After checking their bags at the train station, Jesse and Celine begin wandering around the city just like any tourists would do. They run into some interesting characters along the way — actors in a local theater group, a fortune teller, a street poet, and a friendly bartender who ends up giving them a free bottle of wine which they drink in a city park. They visit interesting statues and spend time in a church. They continue to improve on their intimacy by holding imaginary phone calls with imaginary best friends in which they begin to describe their inner feeling and desires. They experience a first kiss. Their conversation includes discussion about parents, sex, religion, former boyfriends and girlfriends, music, and the problem with reincarnation. Jesse tells her he wants to start a cable channel ala EdTV in which the lives of average dull people would be followed from dawn to dusk. Celine tells him that she is “afraid of dying 24 hours a day.” And all of this conversation seems so natural, something that any young couple on a first date could realistically do. The films avoids romance film clichés by not having things move forward too fast. The thing that drives Celine and Jesse’s relationship and ultimately the film is their mutual interest in conversation and their willingness to engage in it throughout the film. But eventually the dawn comes and with it the realization that they are probably never going to see each other again. When Jesse and Celine try to determine a way to contradict their fate, it seems like something that normal people would attempt to do, but we never know how it will ultimately end. How many times in real life have you made a resolution to do something but with time and fate intervening that resolution never gets followed through? This is the dynamic of this film and in the long run what makes it so believable and interesting as these two strangers in the night begin to actually articulate their innermost feelings, because there is literally no tomorrow for their relationship.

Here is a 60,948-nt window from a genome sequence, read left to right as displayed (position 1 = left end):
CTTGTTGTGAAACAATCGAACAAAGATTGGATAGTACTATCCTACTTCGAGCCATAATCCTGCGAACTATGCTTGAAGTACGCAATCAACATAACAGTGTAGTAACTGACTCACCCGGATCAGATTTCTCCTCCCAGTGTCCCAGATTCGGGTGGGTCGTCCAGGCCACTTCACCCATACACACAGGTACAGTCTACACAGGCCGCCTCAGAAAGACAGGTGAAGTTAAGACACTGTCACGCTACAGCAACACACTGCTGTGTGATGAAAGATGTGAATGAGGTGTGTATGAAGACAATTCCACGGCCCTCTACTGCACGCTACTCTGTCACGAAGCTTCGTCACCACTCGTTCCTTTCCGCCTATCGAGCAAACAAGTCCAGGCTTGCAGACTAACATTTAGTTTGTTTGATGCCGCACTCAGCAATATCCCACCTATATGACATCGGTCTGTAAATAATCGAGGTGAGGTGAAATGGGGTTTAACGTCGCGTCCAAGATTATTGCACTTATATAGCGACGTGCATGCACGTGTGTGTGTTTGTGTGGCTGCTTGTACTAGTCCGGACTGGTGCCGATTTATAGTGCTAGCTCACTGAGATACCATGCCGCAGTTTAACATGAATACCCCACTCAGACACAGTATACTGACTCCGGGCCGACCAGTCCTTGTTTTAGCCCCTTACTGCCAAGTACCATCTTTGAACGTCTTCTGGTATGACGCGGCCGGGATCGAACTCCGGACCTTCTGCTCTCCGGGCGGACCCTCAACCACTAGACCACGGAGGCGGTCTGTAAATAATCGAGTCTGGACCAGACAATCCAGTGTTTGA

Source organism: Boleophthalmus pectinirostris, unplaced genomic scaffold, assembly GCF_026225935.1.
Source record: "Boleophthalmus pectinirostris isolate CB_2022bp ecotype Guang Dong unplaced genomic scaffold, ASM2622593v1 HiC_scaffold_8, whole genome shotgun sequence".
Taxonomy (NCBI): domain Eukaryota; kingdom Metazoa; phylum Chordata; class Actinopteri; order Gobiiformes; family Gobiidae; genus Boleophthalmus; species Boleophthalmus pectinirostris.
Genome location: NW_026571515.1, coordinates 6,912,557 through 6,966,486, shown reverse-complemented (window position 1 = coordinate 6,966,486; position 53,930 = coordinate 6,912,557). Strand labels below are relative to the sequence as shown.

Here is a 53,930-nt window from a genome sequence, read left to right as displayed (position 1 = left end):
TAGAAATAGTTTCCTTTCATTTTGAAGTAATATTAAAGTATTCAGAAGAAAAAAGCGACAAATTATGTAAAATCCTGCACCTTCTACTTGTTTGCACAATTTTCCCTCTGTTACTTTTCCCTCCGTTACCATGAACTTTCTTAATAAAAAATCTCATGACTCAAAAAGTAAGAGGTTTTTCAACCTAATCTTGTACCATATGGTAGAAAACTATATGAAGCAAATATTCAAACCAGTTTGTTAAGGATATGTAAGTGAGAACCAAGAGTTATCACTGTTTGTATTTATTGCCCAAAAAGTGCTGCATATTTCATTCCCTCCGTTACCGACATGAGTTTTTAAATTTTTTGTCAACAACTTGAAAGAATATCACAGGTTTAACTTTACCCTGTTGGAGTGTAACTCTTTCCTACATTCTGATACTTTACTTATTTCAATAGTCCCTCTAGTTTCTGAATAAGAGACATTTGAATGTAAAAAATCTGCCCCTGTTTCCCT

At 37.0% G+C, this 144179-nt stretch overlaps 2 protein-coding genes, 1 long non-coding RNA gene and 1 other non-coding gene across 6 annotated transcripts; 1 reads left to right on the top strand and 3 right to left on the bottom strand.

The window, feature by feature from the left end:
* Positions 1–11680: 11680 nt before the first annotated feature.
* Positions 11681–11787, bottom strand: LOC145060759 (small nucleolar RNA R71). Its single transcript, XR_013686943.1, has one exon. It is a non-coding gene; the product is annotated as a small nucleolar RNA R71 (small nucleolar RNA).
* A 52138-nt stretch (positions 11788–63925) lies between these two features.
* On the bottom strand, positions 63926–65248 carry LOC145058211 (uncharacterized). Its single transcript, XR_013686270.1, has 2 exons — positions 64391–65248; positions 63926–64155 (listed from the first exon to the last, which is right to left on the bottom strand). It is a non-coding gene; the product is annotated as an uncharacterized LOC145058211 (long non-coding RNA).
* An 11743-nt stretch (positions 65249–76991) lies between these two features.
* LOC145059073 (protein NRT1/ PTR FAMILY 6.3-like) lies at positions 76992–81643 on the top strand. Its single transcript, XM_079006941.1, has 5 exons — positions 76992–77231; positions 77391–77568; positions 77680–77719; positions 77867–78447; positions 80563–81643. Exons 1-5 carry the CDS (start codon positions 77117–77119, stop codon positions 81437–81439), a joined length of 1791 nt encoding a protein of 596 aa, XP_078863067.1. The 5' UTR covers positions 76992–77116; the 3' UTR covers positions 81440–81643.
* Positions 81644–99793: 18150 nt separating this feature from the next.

The couple decides to get off the train and spend Jesse’s last hours in Europe together.